New search tool on the block: Wolfram|Alpha

Zachary Valentiner

A few days ago, Wolfram Research released a new "knowledge engine" called Wolfram|Alpha. You might be familiar with Wolfram if you used Mathematica in any of your math classes. Notice how they don’t call it a search engine – the knowledge engine is designed for giving you back information, rather than a website that might have that data. Google sort of does this already, as you can see here, here, here, and here.


Wolfram|Alpha tries to take this one step further. Interestingly, you "compute" your result rather than search for it. Wolfram|Alpha aims to use what’s called natural language processing to figure out what you’re trying to ask, and then feed that to its algorithms in a meaningful way. When you compute your search, the first thing you see is how WA interpreted your input, and any assumptions it made. For example, if you search for "1 dollar", you can see that it assumed you’re talking about the US dollar, not the Australian dollar. If you search for "US population", you can see its interptretation of your query, and you can see tons of information. You can get information on a lot of neat topics, and can try inputs like "weather Minneapolis 2008", "earthquakes near San Francisco", or "2 slices of swiss cheese."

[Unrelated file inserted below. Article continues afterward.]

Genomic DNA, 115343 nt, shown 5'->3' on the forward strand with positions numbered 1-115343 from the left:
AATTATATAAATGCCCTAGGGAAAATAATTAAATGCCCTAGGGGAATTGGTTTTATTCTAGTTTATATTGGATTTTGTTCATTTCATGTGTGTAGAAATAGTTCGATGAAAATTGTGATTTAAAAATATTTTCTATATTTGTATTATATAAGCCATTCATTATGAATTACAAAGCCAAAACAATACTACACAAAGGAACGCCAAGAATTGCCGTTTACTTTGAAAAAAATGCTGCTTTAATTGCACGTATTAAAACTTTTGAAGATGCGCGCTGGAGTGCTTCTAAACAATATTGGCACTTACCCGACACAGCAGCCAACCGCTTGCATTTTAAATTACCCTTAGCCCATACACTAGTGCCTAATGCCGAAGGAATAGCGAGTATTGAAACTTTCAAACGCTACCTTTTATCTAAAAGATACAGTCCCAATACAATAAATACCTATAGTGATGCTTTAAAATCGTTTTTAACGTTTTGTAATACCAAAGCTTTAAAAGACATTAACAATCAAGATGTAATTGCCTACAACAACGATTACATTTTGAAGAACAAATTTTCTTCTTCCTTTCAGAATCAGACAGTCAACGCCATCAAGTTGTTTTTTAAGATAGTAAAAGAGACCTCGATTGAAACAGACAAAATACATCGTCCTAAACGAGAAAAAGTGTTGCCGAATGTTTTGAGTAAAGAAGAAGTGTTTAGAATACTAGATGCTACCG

Now, why do you care about WA? Try a search like "caffeine vs. aspirin", or "iron". Now we’re starting to get a little bit more information that might actually be useful. You can do any sort of calculation you want with it, like this one, this one, this one, or even this one, if you know how you use Mathematica syntax. If you’re a lit major, queries like "Isaac Asimov" or "The Grapes of Wrath" might not be too helpful, but it does seem to work nicely as a dictionary / thesaurus. This is sort of to be expected, since literature and other liberal arts don’t rely on computation and mathematics all that much.


So you can get all of this data. So what? You can combine all of that data and the mathematical capabilities of WA, and get results like this, or you can compare snack choices, this. It’s sort of odd at first, but you’re trying to compare two (or more!) things quantitatively, WA can help you.


All in all, it seems like a neat tool. It still has some kinks to work out – try asking it a question in plain English, chances are it’ll have a hard time figuring out exactly what you want – but it’s got some potential. Right now, it’s more fun to talk about what it can do than what it can’t do, and we barely scratched the surface here! They’ve got a list of topics, and are continually expanding. You might even find it to be a valuable tool next semester, making your research, homework, and studying a bit easier. For a more thorough introduction, check out their screencast!